United Kingdom

Ministry of Defence worker 'leaked secrets that could be useful to Britain's enemies'

Jurors have been sworn in for the trial of a Ministry of Defence worker accused of leaking secrets that would 'useful to an enemy,' of the state as well as refusing to to give police access to his electronics.

Simon Finch, 50, denies breaching the Official Secrets Act by making a 'damaging disclosure,' and allegedly recording compromising information.  

He also denies refusing to hand over access to electronic devices to investigating officers after working for the government department as well as private companies BAE Systems and Qinetiq.

Simon Finch, 50, is accused of unlawfully recorded secret information and then disclosing it. Jurors heard the secrets would have been 'useful to an enemy' of the state

Finch appeared in the dock wearing tinted glasses and a yellow top as 14 jurors were sworn in ahead of the trial opening tomorrow.

After being assured that the trial was complying with social distancing measures, jurors were briefly introduced to facts of the case, including Finch's history of working in the defence industry.

Justice Whipple said: 'He's 50 years old, he's worked in a variety of employments connected broadly with the defence industry including the Ministry of Defence and for two private companies.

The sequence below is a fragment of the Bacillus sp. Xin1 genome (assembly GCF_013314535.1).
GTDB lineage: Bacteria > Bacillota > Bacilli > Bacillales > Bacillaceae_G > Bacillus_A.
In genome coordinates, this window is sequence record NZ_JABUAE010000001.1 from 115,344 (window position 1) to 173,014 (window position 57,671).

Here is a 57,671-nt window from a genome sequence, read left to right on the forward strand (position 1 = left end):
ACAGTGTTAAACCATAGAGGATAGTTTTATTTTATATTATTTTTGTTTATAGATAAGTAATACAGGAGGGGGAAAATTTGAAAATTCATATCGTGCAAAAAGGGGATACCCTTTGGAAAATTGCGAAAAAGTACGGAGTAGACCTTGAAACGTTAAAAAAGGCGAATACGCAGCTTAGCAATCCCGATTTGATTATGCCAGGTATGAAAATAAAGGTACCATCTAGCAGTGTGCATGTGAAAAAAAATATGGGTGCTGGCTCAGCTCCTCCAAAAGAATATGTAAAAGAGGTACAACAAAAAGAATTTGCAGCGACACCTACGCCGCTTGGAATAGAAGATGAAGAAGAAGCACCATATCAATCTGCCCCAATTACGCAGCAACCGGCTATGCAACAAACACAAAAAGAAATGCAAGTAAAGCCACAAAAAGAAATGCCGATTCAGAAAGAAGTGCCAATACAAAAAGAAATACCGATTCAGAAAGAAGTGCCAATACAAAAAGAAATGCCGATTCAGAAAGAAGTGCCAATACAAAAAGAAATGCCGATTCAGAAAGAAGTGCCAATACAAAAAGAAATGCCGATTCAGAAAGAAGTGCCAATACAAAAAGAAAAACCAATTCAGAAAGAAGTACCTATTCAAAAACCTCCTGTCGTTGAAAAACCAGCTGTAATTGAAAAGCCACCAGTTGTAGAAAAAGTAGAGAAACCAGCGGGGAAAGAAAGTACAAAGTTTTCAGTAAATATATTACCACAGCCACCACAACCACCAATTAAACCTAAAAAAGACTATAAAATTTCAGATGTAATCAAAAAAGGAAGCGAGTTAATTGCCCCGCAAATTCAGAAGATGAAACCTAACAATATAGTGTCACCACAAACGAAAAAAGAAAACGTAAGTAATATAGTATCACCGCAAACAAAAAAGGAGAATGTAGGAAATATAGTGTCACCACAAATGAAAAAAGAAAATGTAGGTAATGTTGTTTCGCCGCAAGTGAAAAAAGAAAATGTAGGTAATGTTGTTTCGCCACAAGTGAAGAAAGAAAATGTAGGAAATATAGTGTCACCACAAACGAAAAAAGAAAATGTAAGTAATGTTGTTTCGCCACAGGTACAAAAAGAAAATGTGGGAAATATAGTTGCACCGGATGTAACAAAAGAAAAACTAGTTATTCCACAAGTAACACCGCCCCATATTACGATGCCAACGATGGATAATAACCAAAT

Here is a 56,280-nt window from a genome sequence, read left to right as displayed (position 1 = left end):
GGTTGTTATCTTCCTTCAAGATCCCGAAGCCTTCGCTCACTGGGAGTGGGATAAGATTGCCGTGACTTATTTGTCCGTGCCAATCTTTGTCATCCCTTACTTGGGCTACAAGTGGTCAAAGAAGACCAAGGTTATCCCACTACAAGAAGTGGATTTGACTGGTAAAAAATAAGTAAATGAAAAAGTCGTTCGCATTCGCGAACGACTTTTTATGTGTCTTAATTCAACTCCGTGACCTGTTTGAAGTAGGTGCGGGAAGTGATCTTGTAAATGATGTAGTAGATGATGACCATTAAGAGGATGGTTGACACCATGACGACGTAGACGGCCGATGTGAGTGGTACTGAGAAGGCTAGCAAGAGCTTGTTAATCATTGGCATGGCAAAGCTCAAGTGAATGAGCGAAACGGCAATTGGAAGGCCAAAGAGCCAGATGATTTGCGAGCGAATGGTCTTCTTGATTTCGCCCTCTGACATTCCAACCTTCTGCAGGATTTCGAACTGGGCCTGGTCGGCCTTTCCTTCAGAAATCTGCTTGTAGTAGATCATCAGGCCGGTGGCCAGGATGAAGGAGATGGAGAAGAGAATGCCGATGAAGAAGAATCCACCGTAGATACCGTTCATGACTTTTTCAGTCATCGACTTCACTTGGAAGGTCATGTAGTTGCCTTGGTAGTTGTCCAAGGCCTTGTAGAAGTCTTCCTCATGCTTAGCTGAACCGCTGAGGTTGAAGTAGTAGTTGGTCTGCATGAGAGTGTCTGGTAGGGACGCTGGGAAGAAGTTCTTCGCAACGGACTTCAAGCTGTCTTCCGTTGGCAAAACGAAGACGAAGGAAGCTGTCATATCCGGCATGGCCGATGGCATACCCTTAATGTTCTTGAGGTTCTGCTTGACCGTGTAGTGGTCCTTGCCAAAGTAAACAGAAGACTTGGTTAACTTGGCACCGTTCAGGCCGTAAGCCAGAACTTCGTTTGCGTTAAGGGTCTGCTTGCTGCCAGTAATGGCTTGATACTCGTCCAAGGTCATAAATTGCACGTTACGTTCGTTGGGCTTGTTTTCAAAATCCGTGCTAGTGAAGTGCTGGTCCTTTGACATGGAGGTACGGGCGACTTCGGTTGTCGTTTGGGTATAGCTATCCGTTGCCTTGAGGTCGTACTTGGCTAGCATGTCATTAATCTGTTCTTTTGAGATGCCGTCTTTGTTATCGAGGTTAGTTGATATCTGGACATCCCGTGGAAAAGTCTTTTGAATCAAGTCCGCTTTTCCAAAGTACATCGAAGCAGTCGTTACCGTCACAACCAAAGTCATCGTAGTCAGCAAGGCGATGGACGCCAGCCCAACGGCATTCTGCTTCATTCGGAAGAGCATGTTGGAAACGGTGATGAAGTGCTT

'They're called BAE systems and Qinetiq. He faces three charges.

'Two of them are that he breached the Official Secrets Act, the first because it is said he unlawfully recorded certain secret information which he had access to in the course of his employment, the second because it is said he made an unlawful disclosure of that information.'

The judge added that the third charge was that he 'failed to comply' with police by refusing to give them passwords to his electronic devices.

Jurors were read the names of eight witnesses who will give evidence in the trial and were asked to recuse themselves if they had any connection or prior knowledge to the individuals mentioned.

Finch, of Swansea, denies recording information for any purpose prejudicial to the safety or interests of the state which was calculated to be or might be or was intended to be directly or indirectly useful to an enemy.

Finch's trial is due to start tomorrow and last for around four weeks. The 50-year-old from Swansea denies all charges against him

He also denies making a damaging disclosure relating to defence which was in his possession by virtue of his position as crown servant or government contractor, and failing to comply with a disclosure notice by knowingly failing to make disclosure as required by that notice which would facilitate access to three electronic devices.

The trial is expected to last four weeks and is due to open tomorrow.

Finch will be represented by Stuart Trimmer QC while Mark Heywood QC prosecutes.

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